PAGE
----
68.We heard from many organisations that the consultation was a missed opportunity to include improvements to wider issues of public health.140 Professor Lang from the Centre for Food Policy at City, University of London told us: “It is the total failure of this paper”.141 The UK is increasingly suffering from diet-related diseases such as diabetes, some cancers and heart disease. The most recent Government eating guidelines recommend seven portions of fruit and vegetables per day, which is almost double current consumption.142 Defra figures show the UK produces just 17 per cent of the fruit consumed domestically and 55 per cent of vegetables, with the rest made up from imports totalling £5.9 billion per annum.143 Some of these imports could not be grown in the UK (e.g. pineapples, avocados), yet others which could be home grown (e.g. brassicas, mushrooms, lettuce) have seen large drops in domestic production.144

69.Some witnesses suggested that public health145 or the provision of healthy, safe and affordable food is a public good and should be funded as such.146 Sustain told us: “recognition of public health as a public good could help pave the way for beneficial improvements to farming standards, investment of public money and publicly supported research and development”.147

70.Others considered that improved public health could be achieved through an expansion of UK horticulture.148 Professor Lang argued: “We are not producing apples and pears and horticulture that we could and should. We need it for public health reasons”.149 He continued that this could be achieved through funding for research and education: “We need to have a huge investment of time and energy, colleges, infrastructural support and research into encouraging a completely new and revitalised British horticulture industry”.150

71.Vicki Hird from Sustain suggested that outside of the CAP there is more scope to diversify production in horticulture:

We can repair that harm that the CAP did by investing and helping farmers to convert to top fruits, to other types of field vegetables, etc. That would diversify production and provide what I think is the 30 million new portions of fruit and veg that we need to deliver the seven a day that we actually need to be eating.151

72.Others pointed out that another way to improve public health would be for the consultation to include a commitment to healthy food in public procurement.152 The Food Foundation suggested that local authorities and other public bodies should be supported to increase the proportion of fruit and vegetables as well as the volume they procure from local growers.153 Vicki Hird from Sustain explained:

We need to make procurement work, which is entirely absent from this paper. I find it absolutely extraordinary that we [the Government] did not grasp the opportunity that public procurement could provide for championing an integrated healthy welfare market for our producers in the UK and the local market potentially. There are lots of gaps but there is potential.154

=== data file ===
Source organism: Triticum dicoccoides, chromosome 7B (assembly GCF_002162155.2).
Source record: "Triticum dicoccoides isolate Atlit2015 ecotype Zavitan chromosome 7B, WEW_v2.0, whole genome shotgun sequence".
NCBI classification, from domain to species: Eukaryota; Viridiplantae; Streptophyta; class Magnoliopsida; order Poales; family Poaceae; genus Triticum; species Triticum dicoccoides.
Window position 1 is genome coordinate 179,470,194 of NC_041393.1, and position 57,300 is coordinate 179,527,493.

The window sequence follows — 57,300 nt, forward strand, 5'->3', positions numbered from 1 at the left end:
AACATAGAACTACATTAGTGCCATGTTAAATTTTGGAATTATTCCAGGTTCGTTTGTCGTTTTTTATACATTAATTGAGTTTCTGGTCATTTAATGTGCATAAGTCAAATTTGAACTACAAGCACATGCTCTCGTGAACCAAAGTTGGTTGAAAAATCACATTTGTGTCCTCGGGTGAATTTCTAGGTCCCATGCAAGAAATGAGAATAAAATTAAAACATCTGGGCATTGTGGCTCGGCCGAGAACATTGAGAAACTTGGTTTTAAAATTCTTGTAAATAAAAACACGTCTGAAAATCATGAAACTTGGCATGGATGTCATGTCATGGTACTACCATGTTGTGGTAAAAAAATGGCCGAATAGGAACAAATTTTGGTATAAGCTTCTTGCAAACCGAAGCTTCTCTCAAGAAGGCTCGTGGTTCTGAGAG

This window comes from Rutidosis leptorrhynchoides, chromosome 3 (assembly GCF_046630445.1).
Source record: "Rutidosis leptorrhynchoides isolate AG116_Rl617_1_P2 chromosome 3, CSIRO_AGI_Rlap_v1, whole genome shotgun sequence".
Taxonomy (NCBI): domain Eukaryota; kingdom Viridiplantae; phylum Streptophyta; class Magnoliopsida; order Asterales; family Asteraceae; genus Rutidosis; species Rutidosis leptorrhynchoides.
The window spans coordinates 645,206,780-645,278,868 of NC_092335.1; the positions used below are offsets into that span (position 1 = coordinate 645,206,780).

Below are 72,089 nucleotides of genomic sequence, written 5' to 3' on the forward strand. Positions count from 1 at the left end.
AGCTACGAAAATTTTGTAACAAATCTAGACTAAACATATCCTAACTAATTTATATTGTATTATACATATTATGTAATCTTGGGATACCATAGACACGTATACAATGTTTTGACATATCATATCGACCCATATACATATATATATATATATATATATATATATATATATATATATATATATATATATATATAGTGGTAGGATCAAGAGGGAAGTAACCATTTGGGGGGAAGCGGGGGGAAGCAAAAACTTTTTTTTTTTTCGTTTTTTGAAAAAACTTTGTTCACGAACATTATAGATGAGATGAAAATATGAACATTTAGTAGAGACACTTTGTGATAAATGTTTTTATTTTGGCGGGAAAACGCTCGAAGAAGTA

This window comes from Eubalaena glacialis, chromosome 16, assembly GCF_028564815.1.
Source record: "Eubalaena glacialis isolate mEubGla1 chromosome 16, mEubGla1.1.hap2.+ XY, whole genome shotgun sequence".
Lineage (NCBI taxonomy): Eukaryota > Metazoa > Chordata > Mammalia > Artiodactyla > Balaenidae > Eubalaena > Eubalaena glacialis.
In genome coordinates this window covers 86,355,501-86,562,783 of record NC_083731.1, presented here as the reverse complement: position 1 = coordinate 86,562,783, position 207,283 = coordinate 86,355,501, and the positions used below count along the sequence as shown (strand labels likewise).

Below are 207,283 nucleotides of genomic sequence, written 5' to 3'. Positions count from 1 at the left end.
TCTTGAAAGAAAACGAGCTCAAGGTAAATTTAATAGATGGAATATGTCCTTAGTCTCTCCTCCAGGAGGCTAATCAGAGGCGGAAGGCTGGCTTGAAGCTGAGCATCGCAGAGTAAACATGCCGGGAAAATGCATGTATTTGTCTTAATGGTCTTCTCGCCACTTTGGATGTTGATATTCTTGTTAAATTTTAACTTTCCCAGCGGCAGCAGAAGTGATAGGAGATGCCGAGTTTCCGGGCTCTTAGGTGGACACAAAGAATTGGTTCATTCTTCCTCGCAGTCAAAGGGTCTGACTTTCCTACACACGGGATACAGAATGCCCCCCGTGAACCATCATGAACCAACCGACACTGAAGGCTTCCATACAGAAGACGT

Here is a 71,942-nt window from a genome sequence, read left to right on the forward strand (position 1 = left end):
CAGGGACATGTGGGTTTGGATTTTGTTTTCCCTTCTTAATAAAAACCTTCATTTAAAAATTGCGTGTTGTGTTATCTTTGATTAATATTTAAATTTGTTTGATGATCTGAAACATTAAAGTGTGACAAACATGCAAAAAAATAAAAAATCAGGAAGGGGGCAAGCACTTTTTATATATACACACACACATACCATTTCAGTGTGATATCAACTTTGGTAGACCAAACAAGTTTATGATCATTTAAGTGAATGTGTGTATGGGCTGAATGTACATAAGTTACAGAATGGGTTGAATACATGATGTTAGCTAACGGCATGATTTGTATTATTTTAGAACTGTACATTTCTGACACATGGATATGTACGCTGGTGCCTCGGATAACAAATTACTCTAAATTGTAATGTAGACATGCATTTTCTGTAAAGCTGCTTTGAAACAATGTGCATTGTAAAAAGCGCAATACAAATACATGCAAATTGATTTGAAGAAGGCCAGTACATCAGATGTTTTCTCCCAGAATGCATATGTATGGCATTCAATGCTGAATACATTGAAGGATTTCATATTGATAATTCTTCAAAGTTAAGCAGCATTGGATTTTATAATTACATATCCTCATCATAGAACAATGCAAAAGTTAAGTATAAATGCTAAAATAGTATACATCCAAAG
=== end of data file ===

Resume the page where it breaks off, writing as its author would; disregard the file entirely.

73.The Government’s view on support for food production is that farmers already receive a return for producing food, so they should be better rewarded through the market, not through public funding.155 When we asked the Minister whether the new policy would support food production, he explained that this was not a role for public money:

I think the right thing to do is to reward farmers from the public purse for the public goods they deliver, and to expect the market to pay a fair price for food, which reflects the cost of production, rather than tax the consumers, give a subsidy to farmers and then have food at an undervalue. We have to try to be clear about what we are trying to achieve with public money.156

74.We were concerned that the paper’s apparent emphasis on “public goods” made little mention of integrating food production alongside environmental protection. We questioned the Minister on this matter. He responded:

We want to support and incentivise a different approach to farm husbandry, in particular soil husbandry but also livestock husbandry. It is not about saying that there is farming and there is the environment, and they are in a perpetual antagonism to one other; it is about saying that we want to support a different approach to farm husbandry that delivers for the environment but also delivers highly profitable farm businesses and nutritious food.157

75.We heard widespread support for the inclusion of animal health and welfare within the new policy of public money for public goods. We recommend that Defra commits to exploring how the funding of animal health and welfare as public goods could be achieved through trials during the agricultural transition period.

76.The consultation paper lacks discussion of wider food policy and has failed to link agricultural policy to wider public health goals and reducing diet-related diseases. Healthy food makes a wider contribution to public health, which is in the public good and we recommend it should be supported as such under the new model of awarding payments to farmers.

77.Defra should work to bring forward changes to Government Buying Standards to ensure greater use of healthy, affordable, British food in Government procurement. Defra should report back to us on progress in this area in six months’ time.